Aunt Jemima’s Buttermilk Pancake Mix
Quaker Oats could have clearly used a better approach in promoting their new buttermilk pancake mix. Their initial plan, to make customers send in three proofs of purchase from three different kinds of pancake mix, was utterly ludicrous. Who is going to buy six month’s worth of pancakes for a one dollar shaker? And on top of that, who is going to ruin that overabundance of pancake mix by ripping the tops of the boxes off, in order to send them in? Overall, it was a huge marketing and promoting error, and there are many manners in which it could have been dealt with more effectively.
Firstly, the whole idea of purchasing the pancake mix, taking the top off, mailing the proof of purchase, and waiting for a shaker to come in the mail turns many people off. It is too laborious a process and it needs to be simplified for the customer. An example of a solution to this problem would be to simply send the shakers to the retailers and have them hand out one shaker with every box of buttermilk pancake mix purchased, and limit one shaker to a customer. This would have reduced shipping costs for Quaker Oats, and made things much easier on the customer. On top of that, it would have been the best way to promote the shaker, as anyone used to buying Aunt Jemima’s pancake mix would see the shakers being physically given out at the store. This technique would have reached many more customers than a few ads, and would have sparked other non-Jemima buyers to go ahead and start using Jemima pancake mix, in order to get that shaker. Also, Quaker Oats could have had their marketing strategies more targeted at the supermarket shopper by perhaps hanging a shaker next to the mix, and making colorful shaker signs for the retailer to put up. This, again, would put the shaker right there at the customer’s feet, instead of in some far-off mail-order warehouse.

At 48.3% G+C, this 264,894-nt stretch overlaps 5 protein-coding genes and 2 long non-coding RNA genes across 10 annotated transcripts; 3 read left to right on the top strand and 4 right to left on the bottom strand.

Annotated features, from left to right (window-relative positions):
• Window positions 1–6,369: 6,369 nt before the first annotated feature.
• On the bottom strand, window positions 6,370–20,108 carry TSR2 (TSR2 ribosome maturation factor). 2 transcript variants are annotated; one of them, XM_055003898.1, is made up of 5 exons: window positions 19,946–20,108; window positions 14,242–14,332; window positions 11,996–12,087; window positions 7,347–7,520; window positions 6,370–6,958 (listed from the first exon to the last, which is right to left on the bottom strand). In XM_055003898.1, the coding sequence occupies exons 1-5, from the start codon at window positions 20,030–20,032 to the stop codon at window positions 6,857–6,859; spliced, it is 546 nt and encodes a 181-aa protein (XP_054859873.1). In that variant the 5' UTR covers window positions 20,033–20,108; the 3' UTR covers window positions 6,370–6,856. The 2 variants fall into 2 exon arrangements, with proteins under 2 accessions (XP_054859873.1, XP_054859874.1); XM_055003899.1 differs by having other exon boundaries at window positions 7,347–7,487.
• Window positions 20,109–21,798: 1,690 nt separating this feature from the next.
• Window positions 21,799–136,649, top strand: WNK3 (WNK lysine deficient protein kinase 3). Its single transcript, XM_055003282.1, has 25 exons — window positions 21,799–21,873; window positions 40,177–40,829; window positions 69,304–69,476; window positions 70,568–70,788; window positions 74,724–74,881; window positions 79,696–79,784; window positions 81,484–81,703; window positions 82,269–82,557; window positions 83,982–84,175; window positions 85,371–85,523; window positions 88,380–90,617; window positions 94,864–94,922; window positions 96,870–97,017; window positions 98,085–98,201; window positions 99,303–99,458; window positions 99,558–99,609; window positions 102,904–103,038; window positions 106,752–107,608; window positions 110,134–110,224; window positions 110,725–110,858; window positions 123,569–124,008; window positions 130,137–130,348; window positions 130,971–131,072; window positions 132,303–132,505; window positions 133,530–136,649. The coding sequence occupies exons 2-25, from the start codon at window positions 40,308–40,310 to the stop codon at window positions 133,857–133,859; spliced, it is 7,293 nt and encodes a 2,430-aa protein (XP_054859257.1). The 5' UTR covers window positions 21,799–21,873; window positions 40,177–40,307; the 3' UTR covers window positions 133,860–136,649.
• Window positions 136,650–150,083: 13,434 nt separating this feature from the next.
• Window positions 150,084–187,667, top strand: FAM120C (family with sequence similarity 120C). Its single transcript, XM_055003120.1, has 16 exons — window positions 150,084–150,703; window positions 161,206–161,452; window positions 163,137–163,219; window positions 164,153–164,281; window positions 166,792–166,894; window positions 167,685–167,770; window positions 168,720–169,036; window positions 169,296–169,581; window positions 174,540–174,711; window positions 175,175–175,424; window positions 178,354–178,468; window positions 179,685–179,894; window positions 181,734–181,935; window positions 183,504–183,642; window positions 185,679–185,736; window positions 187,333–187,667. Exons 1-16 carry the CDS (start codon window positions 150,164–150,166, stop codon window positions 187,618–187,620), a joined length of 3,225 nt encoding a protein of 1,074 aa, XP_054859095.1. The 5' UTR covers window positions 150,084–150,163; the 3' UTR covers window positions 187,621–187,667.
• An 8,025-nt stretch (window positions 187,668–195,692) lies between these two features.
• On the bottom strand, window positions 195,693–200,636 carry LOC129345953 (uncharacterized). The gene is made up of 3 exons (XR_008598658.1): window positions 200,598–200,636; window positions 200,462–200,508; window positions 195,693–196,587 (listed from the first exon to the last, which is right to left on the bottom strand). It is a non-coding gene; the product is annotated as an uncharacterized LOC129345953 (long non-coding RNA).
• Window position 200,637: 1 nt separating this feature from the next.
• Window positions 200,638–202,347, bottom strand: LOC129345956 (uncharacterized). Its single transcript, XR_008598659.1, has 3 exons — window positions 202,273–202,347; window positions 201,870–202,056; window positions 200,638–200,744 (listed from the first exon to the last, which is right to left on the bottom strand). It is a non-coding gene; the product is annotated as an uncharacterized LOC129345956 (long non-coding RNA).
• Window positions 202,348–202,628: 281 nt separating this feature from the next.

Next, in order to improve Quaker Oats’ "send three proofs of purchase" scheme, they could have at least sold the three mixes in a special three-pack for a lower price. They could have also added some life to the whole thing, perhaps adding some kind of animated character in order to attract children’s attention. Their solution, however, to decrease it to only one necessary proof of purchase was the best improvement on the initial plan and this is evident in the statistics. In 1956 they were selling very few buttermilk pancake mixes, about 10,000 cases. This number shot up to about 80,000 cases in 1958, representing about a 700% increase in sales, a very impressive rise. This large increase in sales was mostly due to the early 1958 introduction of the shaker offer in which only one proof of purchase, from a buttermilk mix, was needed. This promotion was easier on the customer, made more sense, and specifically promoted their new buttermilk mix.
Furthermore the cost of this promotion was much less than the first attempt, about one third the cost, however it yielded about four times as many returns. A very efficient and cost-effective promotion in comparison to the first.
What could Quaker Oats have done to boost their sales even higher? Reiterating, using the "shaker in your face" technique would have been more effective and cheaper than any kind of mail-in campaign.
Finally, Quaker Oats didn’t even have to delve into the whole shaker problem, they could have just hired a third-party to manufacture and retail the shakers alongside their new pancake mix. This would have saved Quaker Oats the whole hassle of marketing, producing, and distributing the shakers, and would have still gotten their main point across to their customers, that making pancakes is easy and fun.
Overall, this a classic case of a company committing a marketing error, and having to solve that problem quickly and effectively. Quaker Oats did accomplish that, but they could have taken many other roads, perhaps more fruitful, in order to reach their desired goal.